Mr Ákos Lencsés
Head of Institutional Coordination, Hungarian Electronic Information Service National Programme, Library and Information Centre of the Hungarian Academy of Sciences
Ákos Lencsés is Head of Institutional Coordination at the Hungarian Electronic Information Service National Programme (EISZ) at the Library and Information Centre of the Hungarian Academy of Sciences. EISZ, as the Hungarian national consortium for e-resources, provides access to more than 60 scientific journal collections and databases for 240 member institutions. The consortium is also an early adopter of transformative Open Access agreements in Eastern Europe. In the past years, OA agreements were signed with Elsevier, Springer Nature, Wiley, Taylor & Francis, American Chemical Society, De Gruyter, Royal Society of Chemistry, and the Hungarian publisher Akadémiai Kiadó in order to make Hungarian research more open.
Ákos was trained as librarian and mathematician at Eötvös Loránd University, and has been working actively as a librarian since 2002. He helds lectures on library and information science at the Kodolányi János University, and at the Hungarian Library Institute of National Széchényi Library. He is member of the Scientific Committee on Statistics and Future Research of the Hungarian Academy of Sciences. Between 2014 and 2017 he was chair of the History of Statistics Section of the Hungarian Statistical Association. He was awarded with the prize ’Young Librarian of the Year’ in 2012 by the Association of Hungarian Librarians, and the Alliance of Libraries and Information Institutes.
17:00-18:30 21 November
Thematic Sessions II. a. Open Science - The Future of Science and Science for the Future
The pressure on researchers and science funders became bigger and bigger to rethink the strategy of science, and make it more useful for society. Open science can help to build a new way of science for the future. Openness means to share everything: publications, research data, methodology, infrastructure, software – and share these with all possible partners: scientists from other fields, industry partners, and the whole community. This also means that everybody has the right to participate in science, this is the ’human rights of science’.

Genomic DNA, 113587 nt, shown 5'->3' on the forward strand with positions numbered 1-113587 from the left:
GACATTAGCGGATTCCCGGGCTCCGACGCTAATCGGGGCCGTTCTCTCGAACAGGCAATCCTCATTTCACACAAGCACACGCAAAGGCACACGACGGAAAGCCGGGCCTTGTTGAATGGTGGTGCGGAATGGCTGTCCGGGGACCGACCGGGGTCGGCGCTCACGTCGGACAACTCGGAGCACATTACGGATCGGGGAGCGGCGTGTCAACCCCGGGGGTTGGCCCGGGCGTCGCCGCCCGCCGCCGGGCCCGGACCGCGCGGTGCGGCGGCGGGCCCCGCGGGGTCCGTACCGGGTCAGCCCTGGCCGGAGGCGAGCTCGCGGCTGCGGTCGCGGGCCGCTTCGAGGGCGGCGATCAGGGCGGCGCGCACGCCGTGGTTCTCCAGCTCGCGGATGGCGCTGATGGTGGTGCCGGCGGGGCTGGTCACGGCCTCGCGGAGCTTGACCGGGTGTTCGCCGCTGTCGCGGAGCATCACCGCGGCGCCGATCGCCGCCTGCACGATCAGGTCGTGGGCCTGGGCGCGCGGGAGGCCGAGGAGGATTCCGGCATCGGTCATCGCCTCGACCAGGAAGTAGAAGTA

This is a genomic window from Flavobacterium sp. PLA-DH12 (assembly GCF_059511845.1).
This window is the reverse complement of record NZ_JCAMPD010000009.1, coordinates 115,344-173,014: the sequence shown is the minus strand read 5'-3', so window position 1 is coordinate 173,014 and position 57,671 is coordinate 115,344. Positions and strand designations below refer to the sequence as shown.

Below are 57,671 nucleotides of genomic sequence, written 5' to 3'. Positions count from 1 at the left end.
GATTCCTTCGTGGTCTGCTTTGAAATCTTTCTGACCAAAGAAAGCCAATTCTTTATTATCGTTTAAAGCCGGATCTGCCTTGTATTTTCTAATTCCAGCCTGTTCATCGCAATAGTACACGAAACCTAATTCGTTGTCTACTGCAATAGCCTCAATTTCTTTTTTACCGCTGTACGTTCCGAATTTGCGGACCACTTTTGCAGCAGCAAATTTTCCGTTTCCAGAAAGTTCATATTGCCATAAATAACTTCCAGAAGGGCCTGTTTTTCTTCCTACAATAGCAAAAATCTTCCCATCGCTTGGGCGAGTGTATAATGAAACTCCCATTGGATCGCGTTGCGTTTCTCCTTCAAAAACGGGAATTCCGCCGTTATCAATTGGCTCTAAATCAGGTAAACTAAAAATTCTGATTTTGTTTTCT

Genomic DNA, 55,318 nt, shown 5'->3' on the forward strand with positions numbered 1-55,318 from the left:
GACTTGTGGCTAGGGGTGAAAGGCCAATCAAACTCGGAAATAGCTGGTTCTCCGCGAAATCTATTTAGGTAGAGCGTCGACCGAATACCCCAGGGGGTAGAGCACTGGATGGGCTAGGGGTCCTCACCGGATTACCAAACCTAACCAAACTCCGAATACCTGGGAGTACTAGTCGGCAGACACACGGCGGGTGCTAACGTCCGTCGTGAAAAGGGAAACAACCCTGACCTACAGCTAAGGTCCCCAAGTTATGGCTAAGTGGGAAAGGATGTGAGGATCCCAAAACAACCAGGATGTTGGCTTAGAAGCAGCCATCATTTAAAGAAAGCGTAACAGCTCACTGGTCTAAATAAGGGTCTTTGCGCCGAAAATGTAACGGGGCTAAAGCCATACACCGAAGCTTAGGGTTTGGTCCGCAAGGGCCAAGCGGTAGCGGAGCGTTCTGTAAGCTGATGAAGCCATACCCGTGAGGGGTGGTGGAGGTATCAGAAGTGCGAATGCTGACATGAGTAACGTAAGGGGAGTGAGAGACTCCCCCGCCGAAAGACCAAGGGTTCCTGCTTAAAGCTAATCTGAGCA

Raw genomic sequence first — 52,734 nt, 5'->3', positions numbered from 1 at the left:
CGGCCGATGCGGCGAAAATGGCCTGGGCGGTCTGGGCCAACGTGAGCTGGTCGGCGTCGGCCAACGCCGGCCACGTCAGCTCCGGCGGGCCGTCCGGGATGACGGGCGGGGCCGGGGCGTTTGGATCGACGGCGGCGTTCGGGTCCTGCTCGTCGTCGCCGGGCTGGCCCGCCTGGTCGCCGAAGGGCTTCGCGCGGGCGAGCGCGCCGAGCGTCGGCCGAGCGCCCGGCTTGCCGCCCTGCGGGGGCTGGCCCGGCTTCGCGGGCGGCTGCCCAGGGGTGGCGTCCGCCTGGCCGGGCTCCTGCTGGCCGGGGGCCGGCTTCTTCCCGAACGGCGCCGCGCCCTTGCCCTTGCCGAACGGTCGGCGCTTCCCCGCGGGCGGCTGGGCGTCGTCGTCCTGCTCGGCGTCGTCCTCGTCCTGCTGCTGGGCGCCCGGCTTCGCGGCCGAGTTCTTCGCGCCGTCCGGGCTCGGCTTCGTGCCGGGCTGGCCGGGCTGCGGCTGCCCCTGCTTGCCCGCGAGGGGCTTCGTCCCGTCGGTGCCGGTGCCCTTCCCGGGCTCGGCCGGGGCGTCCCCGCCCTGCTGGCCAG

Open science has many different aspects and definitions, but the main pillars are: transparency, integrity, quality, and usability. Thanks to openness, there is the possibility to integrate all the different voices and aspects. Open science should not be responsive, but proactive for the society – scientists need to work together with policy makers and citizens. The tools of the digital era help to facilitate the open science movement in the public.
Open science has the chance to reestablish trust in science. The willingness to communicate, and to explain the scientific results is crutial in this process. This is a task not only for scientists, but media experts as well.
Science funders also have role in changing the system: to provide infrastructure for open science. Funding systems need to be changed: not only publishing outcome should be required for grants, but to provide reproducibility, transparency, and openness. Publishers need to help this process as well, promoting openness with less administrative burden on scientists.
Open science platforms can help to bring ideas together, so that borders could not stop science: being global should be key part of the system. The scientific landscape is fragmented at the moment, the knowledge is isoleted, and many times researchers are not able to integrate the results. The research system needs bridges, and openness can help to solve these issues.
Openness is the essential interest of researchers, policy makers, and the public as well – changes will never happen in closed science.